In both arms, patients then go on to receive lenalidomide maintenance until their disease progresses.
Previous research has shown that for patients who plan to delay autologous stem cell transplantation, adding bortezomib to a two-drug therapy improves how long they live compared with the two-drug therapy alone.
As part of first-line therapy, some patients undergo a stem cell transplant; the procedure is time consuming and may cause serious side effects, so some patients opt to delay a transplant or not have a transplant at all.
This study was originally a parallel study to the phase III IFM/DFCI 2009 trial.
Whereas this previous trial only used lenalidomide as maintenance for one year, lenalidomide was given until disease progression for all patients in the DETERMINATION trial.
In a cross-trial comparison, the DETERMINATION study showed about a 12-month improvement in progression-free survival for patients in the non-transplant arm when using lenalidomide until progression compared to the use of just one year of lenalidomide in the IFM/DFCI 2009 trial, confirming the clinical benefit of maintenance lenalidomide.
The patients in the study continue to be followed for effects on OS and long-term safety endpoints.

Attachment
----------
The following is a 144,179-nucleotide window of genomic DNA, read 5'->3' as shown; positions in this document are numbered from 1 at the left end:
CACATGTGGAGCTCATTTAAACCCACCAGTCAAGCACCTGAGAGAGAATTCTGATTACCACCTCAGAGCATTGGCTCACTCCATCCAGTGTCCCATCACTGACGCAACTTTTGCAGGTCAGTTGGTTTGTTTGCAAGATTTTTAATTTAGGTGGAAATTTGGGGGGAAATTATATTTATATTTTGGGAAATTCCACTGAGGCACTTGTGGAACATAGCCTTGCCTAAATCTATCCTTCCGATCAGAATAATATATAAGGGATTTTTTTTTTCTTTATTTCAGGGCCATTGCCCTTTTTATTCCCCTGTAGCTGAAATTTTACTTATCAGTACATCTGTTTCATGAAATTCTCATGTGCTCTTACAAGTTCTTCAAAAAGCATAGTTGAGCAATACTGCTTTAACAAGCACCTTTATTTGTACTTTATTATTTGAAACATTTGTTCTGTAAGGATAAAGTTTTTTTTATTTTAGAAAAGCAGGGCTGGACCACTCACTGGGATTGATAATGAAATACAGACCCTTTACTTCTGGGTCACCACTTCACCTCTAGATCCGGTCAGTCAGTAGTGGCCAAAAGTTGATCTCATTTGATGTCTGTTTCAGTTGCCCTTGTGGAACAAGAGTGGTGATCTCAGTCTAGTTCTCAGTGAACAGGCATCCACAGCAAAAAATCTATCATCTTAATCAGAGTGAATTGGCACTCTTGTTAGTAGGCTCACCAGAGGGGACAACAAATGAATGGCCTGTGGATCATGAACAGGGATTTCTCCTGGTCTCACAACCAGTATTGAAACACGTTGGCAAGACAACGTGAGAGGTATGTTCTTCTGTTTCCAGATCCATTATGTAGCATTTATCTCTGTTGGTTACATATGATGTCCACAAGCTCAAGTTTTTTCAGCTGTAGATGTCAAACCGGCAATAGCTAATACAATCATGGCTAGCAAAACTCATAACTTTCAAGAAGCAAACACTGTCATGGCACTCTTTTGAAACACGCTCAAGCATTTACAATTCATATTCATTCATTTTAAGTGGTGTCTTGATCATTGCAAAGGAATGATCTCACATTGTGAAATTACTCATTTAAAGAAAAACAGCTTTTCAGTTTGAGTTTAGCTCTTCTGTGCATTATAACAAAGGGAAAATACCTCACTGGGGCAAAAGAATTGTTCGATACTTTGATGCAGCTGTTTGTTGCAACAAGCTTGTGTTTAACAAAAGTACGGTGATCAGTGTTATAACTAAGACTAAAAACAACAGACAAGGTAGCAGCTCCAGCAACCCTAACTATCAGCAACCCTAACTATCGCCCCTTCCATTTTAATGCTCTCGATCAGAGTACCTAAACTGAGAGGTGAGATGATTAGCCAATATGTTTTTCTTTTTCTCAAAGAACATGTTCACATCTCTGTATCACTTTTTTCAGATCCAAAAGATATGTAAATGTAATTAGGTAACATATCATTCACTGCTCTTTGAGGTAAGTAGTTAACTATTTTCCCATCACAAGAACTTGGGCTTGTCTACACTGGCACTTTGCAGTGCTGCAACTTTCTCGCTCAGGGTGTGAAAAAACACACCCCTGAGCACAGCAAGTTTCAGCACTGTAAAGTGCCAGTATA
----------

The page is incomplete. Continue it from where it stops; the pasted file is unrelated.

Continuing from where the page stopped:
Whole-genome sequencing, additional quality-of-life assessments and correlative analyses are ongoing.
“The prognosis for patients with multiple myeloma has improved substantially over the last 10 years. These findings add to an overall positive trend for patients with multiple myeloma and provide information relevant to the optimal timing of stem cell transplant in this disease,” said ASCO Chief Medical Officer & Executive Vice President Julie R. Gralow, MD, FACP, FASCO.
Watch Dr Richardson's interview on the study here
Watch Dr Richardson's press conference on the study here
Watch Dr Gralow comment on the study here
We are an independent charity and are not backed by a large company or society. We raise every penny ourselves to improve the standards of cancer care through education. You can help us continue our work to address inequalities in cancer care by making a donation.
Any donation, however small, contributes directly towards the costs of creating and sharing free oncology education.
Together we can get better outcomes for patients by tackling global inequalities in access to the results of cancer research.
Thank you for your support.